This park has been renamed since this trip report was written. It was formerly known as Paramount's Canada's Wonderland.
Paramount theme parks are not as numerous as the ubiquitous Six Flags chain. At the end of last year there were six parks in total; five in North America (Kings Island, Kings Dominion, Carowinds, Great America, and Canada's Wonderland) and one in Spain (Terra Mitica). Canada's Wonderland was the only one of these that I'd yet to visit. The Spanish park is now under new management, but the photographs I have from the time clearly show the words "A Paramount Park". As such, I am quite happy to claim that I have visited six of the five Paramount theme parks. But I digress.
When planning this visit, I wasn't altogether sure that it would be worth making the long drive to Toronto for a park like Canada's Wonderland. Although there were thirteen coasters and a powered coaster, none of them looked to be worth the effort. The most interesting was the new for this year Italian Job Stunt Track, in itself an identical ride to that installed at Kings Island; everything else looked on the face of it to be missable.
It was drizzling rain when we arrived at the park, which comes with advantages and disadvantages. On the plus side, those who had any choice would probably try to reschedule their visits, resulting in shorter queues than there might otherwise be. On the minus side, certain attractions might not operate in poor weather. Fortunately, though the weather came and went all day it was never severe enough to force ride closure.
We made a spontaneous decision to try and hit the rides with the longest anticipated queues first, reasoning (correctly) that everything else would have next to no wait. The line for Italian Job Stunt Track (#529) had already hit thirty minutes by the time we got to it. I only noticed two differences between this model and its brother in Kings Island. First, the queue line followed a different route around the edge of the ride, presumably due to landscaping constraints. Second, the water splash effect at the end of the ride appeared to be absent in this version. To be fair, though, I couldn't see well enough to determine whether the pipework was actually there; it is possible that the effect was simply not working.
I had heard a number of less than positive remarks about the state of the wooden coasters at Canada's Wonderland. As such, I was pleasantly surprised by Mighty Canadian Minebuster (#530), which was a fairly decent ride if a little on the jarring side.
The TOGO-built stand up coaster, SkyRider (#531), proved for the most part to be a pleasant surprise. It seems to me that the Japanese must have some form of strange alternate anatomy, as the whole idea of air time on a stand-up coaster is really not a particularly bright idea for the average caucasian male. When you factor out the layout, however, the quality of the ride was a lot better than I remember from the other two TOGO standup coasters I've experienced, with the first drop and loop in particular being very good fun.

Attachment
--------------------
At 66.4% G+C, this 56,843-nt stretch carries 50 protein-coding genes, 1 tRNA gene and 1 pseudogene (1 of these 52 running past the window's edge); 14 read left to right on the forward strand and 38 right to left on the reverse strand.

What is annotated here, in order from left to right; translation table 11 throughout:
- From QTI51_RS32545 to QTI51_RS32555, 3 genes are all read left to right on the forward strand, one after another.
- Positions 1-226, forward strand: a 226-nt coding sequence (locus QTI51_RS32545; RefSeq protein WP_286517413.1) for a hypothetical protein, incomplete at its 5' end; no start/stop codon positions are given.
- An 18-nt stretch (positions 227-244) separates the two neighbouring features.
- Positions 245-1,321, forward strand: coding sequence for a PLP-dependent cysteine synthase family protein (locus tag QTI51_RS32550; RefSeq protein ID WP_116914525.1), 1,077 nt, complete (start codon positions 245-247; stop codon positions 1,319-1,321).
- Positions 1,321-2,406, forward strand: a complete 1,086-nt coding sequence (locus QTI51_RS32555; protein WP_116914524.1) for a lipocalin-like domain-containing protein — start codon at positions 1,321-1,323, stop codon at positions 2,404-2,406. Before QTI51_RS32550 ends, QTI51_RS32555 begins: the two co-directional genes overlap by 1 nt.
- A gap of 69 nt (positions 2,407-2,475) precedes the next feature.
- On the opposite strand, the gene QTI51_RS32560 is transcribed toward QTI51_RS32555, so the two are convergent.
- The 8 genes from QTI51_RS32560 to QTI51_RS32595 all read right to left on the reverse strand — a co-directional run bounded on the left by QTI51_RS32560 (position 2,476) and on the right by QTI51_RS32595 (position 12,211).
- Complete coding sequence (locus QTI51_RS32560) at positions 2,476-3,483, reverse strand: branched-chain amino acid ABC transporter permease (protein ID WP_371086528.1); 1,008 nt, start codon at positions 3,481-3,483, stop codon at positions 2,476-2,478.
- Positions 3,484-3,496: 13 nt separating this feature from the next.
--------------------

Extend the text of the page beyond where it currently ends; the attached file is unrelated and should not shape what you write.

Having previously experienced a Zamperla-built "Volare" flying coaster, it is safe to say that I was not enthused about riding another one. I had warned James and Andrew that this would almost certainly be the most uncomfortable coaster they had ever ridden. As things turned out, Tomb Raider (#532) wasn't half as bad as I had expected. There were several moments where riders were slammed sideways with considerable force, but the overall ride experience was nothing like as unpleasant as the Austrian version.
It was a relief to disembark from the SLC, Top Gun (#533). The best thing to be said for this model was the theming, complete with rotating radar antennae and assorted aerial gubbins. The coaster itself was second only to the prototype models in terms of brutal roughness, with one fellow passenger remarking loudly (and in colourful english to be sure) about his plans for the ride design team should he ever meet them in real life.
After three mediocre coasters we decided to go for what I had anticipated to be the best ride in the park, namely Vortex (#534). It turned out that my prediction was right on the money. The ride layout was such that the swinging of the cars was utilised to maximum effect, and the impression of relentless speed worked really well. The train tracked very smoothly other than one noticeable jolt (oddly enough in the brake run, when the train was hardly moving!).
A quick spin on Fly (#535) brought us over to the Vekoma Boomerang. Having ridden far too many of these over the years I wasn't expecting a huge amount from Bat (#536). While waiting I did notice some variations from the standard model; first, the reverse lift mechanism utilised a cable rather than a chain, and had a substantially larger tow car then I have seen elsewhere. Additionally, the train was an Arrow-built model instead of a Vekoma; perhaps it was originally operated on one of the other coasters in the park?